Uterine tumor resembling ovarian sex cord tumor (UTROSCT) is a rare tumor of reproductive-age and postmenopausal women. We present the first case of UTROSCT with cytogenetic analysis. The tumor occurred in a 34-year-old woman who presented with menorrhagia and a uterine mass. Histologic examination showed tumor with features of sex cord-like epithelium and abundant fibromuscular stroma without an endometrial stromal sarcoma component. The tumor cells expressed cytokeratin, CD99, vimentin, desmin, smooth muscle actin, and estrogen and progesterone receptors. The majority of the cells analyzed by cytogenetic studies showed two balanced chromosomal translocations: t(X;6)(p22.3;q23.1) and t(4;18)(q21.1;q21.3). Several known tumor-related genes (bcl-2, MALT-1, FVT1, SCCA1, SCCA2, and DCC at 18q21; RAP1 at 4q21; and STL at 6q23) and a gonadal-development related gene (H-Y regulator gene at Xp22.3) are located at or near the translocation breakpoints. The tumor cells of sex cord–like elements were strongly and diffusely immunoreactive for bcl-2 antibody. These cytogenetic and immunohistochemical data may suggest potential molecular mechanisms of tumorigenesis of UTROSCT.
Uterine tumor resembling ovarian sex cord tumor (UTROSCT) is a rare tumor of reproductive and postmenopausal women that usually presents with abnormal vaginal bleeding or a pelvic mass. Uterine tumors with ovarian sex cord-like differentiation were described in early reports, 1,2 and these tumors were named as uterine tumors resembling UTROSCTs by Clement and Scully in 1975. 3 In their study of 14 cases, they classified UTROSCTs into 2 groups: tumors composed predominantly of endometrial stromal tumor with focal areas of ovarian sex cord-like differentiation (group 1) or tumors consisting predominantly or exclusively of ovarian sex cord-like elements (group 2). Clement and Young also observed that the group 1 tumors followed a clinical course similar to low-grade endometrial stromal sarcoma, while group 2 tumors appeared benign without recurrence after surgery. The histologic features of ovarian sex cord-like differentiation were described as cords, trabeculae, nests, and tubules of epithelial-like cells and occasional eosinophilic bodies resembling Call-Exner bodies. Immunohistochemically, these tumors were shown to consistently express pancytokeratin, vimentin, and smooth muscle actin. Recent studies have shown that these tumors also express α-inhibin and CD99 (MIC2, O13), 3–8 markers usually expressed in normal ovarian sex cord elements and related tumors. 9–13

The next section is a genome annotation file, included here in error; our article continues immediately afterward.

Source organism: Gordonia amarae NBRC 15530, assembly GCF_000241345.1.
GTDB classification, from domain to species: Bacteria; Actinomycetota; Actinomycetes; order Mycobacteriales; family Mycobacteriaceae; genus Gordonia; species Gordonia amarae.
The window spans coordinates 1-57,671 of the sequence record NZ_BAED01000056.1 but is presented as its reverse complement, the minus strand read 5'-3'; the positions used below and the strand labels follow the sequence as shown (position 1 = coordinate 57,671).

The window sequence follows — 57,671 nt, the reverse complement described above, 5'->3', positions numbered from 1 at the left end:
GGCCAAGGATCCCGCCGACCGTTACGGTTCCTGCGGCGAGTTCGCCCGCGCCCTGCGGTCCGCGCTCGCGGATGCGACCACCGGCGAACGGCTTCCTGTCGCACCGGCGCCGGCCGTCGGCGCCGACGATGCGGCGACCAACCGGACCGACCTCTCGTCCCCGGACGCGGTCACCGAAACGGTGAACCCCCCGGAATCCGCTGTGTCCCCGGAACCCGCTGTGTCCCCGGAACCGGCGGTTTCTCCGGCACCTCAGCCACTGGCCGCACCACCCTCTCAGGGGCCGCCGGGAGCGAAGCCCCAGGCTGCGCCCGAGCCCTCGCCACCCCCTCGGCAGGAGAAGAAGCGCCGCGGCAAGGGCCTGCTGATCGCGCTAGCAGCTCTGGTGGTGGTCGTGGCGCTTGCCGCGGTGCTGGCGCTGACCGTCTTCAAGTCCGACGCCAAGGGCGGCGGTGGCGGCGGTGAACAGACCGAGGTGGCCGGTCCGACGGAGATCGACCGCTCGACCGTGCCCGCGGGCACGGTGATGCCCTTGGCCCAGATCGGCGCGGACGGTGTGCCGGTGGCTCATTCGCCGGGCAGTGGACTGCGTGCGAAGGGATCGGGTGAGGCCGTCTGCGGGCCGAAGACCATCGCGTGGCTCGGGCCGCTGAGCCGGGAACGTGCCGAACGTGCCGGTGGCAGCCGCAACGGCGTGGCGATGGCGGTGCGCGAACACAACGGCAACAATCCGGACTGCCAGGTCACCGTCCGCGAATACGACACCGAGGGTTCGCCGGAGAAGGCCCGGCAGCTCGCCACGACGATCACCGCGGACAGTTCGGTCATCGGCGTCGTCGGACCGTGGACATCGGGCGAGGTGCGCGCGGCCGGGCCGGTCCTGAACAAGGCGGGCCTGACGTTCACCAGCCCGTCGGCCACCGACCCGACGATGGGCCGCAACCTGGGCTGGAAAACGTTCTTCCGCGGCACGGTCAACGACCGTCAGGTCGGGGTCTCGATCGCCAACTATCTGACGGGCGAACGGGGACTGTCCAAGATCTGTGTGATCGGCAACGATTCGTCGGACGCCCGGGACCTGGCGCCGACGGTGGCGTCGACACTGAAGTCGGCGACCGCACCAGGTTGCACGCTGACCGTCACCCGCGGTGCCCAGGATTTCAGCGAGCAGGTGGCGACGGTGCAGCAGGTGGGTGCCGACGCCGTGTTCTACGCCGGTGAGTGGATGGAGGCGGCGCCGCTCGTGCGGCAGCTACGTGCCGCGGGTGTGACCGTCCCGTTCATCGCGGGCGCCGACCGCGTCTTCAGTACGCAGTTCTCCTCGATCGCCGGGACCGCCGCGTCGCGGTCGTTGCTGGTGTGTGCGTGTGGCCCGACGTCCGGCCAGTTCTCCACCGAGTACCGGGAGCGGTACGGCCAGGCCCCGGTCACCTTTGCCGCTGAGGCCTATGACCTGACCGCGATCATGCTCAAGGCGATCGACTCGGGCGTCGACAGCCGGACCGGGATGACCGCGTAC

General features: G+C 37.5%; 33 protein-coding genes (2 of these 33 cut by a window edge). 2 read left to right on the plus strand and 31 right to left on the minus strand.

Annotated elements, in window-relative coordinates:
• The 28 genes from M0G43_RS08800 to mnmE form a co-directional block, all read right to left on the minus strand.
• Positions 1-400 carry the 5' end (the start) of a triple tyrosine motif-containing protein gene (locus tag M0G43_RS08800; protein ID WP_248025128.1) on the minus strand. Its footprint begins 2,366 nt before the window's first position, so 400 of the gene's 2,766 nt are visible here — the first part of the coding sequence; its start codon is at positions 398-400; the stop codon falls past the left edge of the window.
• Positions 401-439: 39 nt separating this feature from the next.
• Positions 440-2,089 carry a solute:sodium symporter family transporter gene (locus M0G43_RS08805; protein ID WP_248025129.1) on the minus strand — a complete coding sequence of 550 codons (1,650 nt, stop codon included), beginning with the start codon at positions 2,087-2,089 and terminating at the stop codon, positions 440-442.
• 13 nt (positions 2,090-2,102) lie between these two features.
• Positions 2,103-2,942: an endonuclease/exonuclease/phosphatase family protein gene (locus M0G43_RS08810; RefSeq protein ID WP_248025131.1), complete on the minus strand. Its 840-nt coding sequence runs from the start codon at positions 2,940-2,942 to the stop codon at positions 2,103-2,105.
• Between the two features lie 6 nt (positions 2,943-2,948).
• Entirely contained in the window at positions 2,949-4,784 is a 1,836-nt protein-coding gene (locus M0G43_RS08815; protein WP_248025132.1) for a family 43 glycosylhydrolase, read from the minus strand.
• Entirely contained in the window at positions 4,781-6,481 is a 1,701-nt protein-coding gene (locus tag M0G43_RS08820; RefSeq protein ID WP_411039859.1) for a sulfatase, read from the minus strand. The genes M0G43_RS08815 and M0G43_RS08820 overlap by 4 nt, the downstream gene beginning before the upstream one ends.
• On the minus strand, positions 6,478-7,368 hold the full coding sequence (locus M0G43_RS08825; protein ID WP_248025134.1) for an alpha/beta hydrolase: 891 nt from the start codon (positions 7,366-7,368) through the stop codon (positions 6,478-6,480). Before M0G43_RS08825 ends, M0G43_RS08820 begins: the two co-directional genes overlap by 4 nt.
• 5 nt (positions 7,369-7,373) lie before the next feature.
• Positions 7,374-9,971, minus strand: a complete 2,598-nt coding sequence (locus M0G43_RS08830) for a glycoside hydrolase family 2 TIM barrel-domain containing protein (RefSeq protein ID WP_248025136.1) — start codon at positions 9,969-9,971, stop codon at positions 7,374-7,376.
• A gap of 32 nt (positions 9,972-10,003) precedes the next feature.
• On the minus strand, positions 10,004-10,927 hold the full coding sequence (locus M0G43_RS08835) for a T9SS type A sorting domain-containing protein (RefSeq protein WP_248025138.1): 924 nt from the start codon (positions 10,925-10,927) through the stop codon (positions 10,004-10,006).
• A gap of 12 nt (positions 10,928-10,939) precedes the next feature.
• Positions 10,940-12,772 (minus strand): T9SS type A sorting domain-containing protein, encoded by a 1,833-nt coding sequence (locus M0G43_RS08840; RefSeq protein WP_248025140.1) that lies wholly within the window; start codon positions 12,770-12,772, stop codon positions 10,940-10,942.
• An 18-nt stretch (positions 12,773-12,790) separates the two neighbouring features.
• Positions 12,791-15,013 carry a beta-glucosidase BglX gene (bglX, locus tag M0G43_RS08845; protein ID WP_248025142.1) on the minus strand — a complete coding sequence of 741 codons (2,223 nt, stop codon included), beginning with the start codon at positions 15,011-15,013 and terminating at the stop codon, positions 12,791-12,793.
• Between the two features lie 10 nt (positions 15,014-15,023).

We report the pathologic, immunohistochemical, and cytogenetic features of a case of UTROSCT. To our knowledge, this is the first case with cytogenetic data that suggests potential molecular defects of these tumors.